Is it Unjust of God to Ask Sinners to Do What They Are Morally Unable to Do?

Some claim it would be unjust of God to command us to do something we are unable to do.
That is an odd claim. Isn't that why we need grace to begin with? ... because we are morally bankrupt?, impotent to carry out the works of the Law? The command "Love the Lord your God with all your heart..." Does anyone naturally love God with all their heart? No. We are impotent to obey this command in the flesh. Does that make God unjust for asking us to conform to his holy standards? No, of course not. The commands of God are righteous and holy and we only have ourselves to blame for rejecting them ... not to mention that the purpose of the law is to reveal sin (Rom 3:19-20)
But lets bring this same question to the summons to believe the gospel. We all agree that the choice of right or wrong is put before every person. "Believe in the Lord Jesus Christ and you will be saved." Yet, even if we did not inherit original sin from Adam, the moment we choose to sin in our personal lives against an infinitely holy God, we would render ourselves dead in sin, unspiritual creatures of the flesh, owing a sin-debt we cannot repay. Any good will or moral ability to see the goodness, beauty and excellency of Christ has been destroyed by sin. As a result, "...there is no one who seeks God" (Rom 3:11) Now, in every day life, if you owe a debt you cannot repay... are you still responsible to repay the debt? If your answer is "yes", as it should be, then it demonstrates that there can still be real responsibility regardless of our moral inability. In the case of a debt inability does not alleviate our moral responsibility and the original criticism has thus been demonstrated to be deeply problematic. And even though fallen men still have a will and make voluntary choices, these choices are in bondage to their carnal natures, captive to sin, loving darkness and hating the light. Such sin and bondage came from our self-will and our choice to do evil and the choice to reject God can only be imputed to our own account, making us entirely responsible for our inability.
Author/Theologian James Quiggle explains:
"God is not culpable for the inability of an unsaved human being to propitiate God for his/her sin, because the sinner is the one responsible for the condition "inability." The unsaved person’s inability is because he/she has the old Adamic nature, no relationship with God, no spiritual power to overcome the sin attribute, and no spiritual perception to initiate a relationship with God. The sinner freely chooses sinning because his/her will is of itself always inclined by the attribute sin to choose sinning, and as being rebellious and disobedient toward God never desires to change its inclination to choose sinning. Every person has a choice to go to the left hand or the right, to sin or be holy, to be moral or immoral, to believe or not believe. If there were no real choices, then there would not be real responsibility to choose rightly, no culpability for choosing wrongly, and no rewards for choosing rightly. God’s decrees incorporate a person’s choices as means to ends, but the person does the choosing. Therefore, since sinning is a freely-made choice of the whole human nature, a person is culpable for his or her acts of sin, and thus responsible for their inability. Inability does not mean man’s faculties of reason, will, and conscious are not operational. They are operating, but as conditioned by the sin nature the reason can come to conclusions not based on fact, the will can make a wrong decision, and the conscience can be damaged to support a wrong conclusion and decision. Human beings can think, can make choices, are capable of discerning between moral good and evil, but the sin nature prefers evil. Only God's gift of grace-faith-salvation is able to overcome inability." From the book Adam and Eve, A Biography and Theology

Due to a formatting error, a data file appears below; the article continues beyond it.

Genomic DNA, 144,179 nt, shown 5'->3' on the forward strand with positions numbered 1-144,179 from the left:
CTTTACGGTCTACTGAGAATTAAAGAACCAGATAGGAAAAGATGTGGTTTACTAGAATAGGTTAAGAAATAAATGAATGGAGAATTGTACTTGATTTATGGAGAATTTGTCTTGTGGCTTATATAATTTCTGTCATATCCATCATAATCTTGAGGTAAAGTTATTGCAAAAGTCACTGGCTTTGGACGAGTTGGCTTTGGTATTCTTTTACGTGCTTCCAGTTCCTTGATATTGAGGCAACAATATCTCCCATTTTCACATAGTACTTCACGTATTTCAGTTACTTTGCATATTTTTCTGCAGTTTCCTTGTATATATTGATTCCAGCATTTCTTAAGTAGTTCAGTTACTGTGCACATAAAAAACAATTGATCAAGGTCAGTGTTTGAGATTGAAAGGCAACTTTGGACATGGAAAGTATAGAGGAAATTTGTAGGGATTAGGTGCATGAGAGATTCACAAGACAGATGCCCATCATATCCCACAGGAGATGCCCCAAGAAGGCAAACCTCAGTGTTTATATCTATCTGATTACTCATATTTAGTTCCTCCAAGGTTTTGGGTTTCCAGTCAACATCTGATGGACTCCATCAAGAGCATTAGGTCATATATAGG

We conclude that it is a real choice put before fallen sinners to receive or reject the gospel of Christ but, because of sin, sinners have rendered themselves impotent to make a right choice. But that is where the gospel comes in ... where. in his great mercy, Jesus does for his sheep what we are unable to do for ourselves. He pays all our debts on the cross and then provides everything we need for salvation, including a new heart to believe. He does not take us part of the way to God meeting most of the conditions leaving us to do the rest ... for our good will, wisdom and humility to believe the gospel are themselves is a gift of grace... gifts granted to us in Christ where God gives us a new heart to understand, eyes to see and ears to hear (Deut 29:4, 30:6, Ezek 36:26, John 6:63, 65).

Some people may object, but what about the non-elect?  Well. what of them? They are given an opportunity to believe.  If they want to come to Christ they can come.  Ask them if they are willing  to be delivered from their guilt and their bondage to sin and follow Christ and if they say yes, then they are elect but if they say no they don't want to be delivered from sin and don't want to follow Christ then what is there to complain of? They obviously don't want to be elect, by their own admission. (adapted from a Spurgeon quote)

"...we preach Christ crucified, a stumbling block to Jews and folly to Gentiles,  but to those who are called, both Jews and Greeks, Christ the power of God and the wisdom of God." (1 Corinthians 1:23-24)

See this short piece by St. Augustine covering a similar subject.


Wed, 06/07/2017 - 13:33 -- john_hendryx

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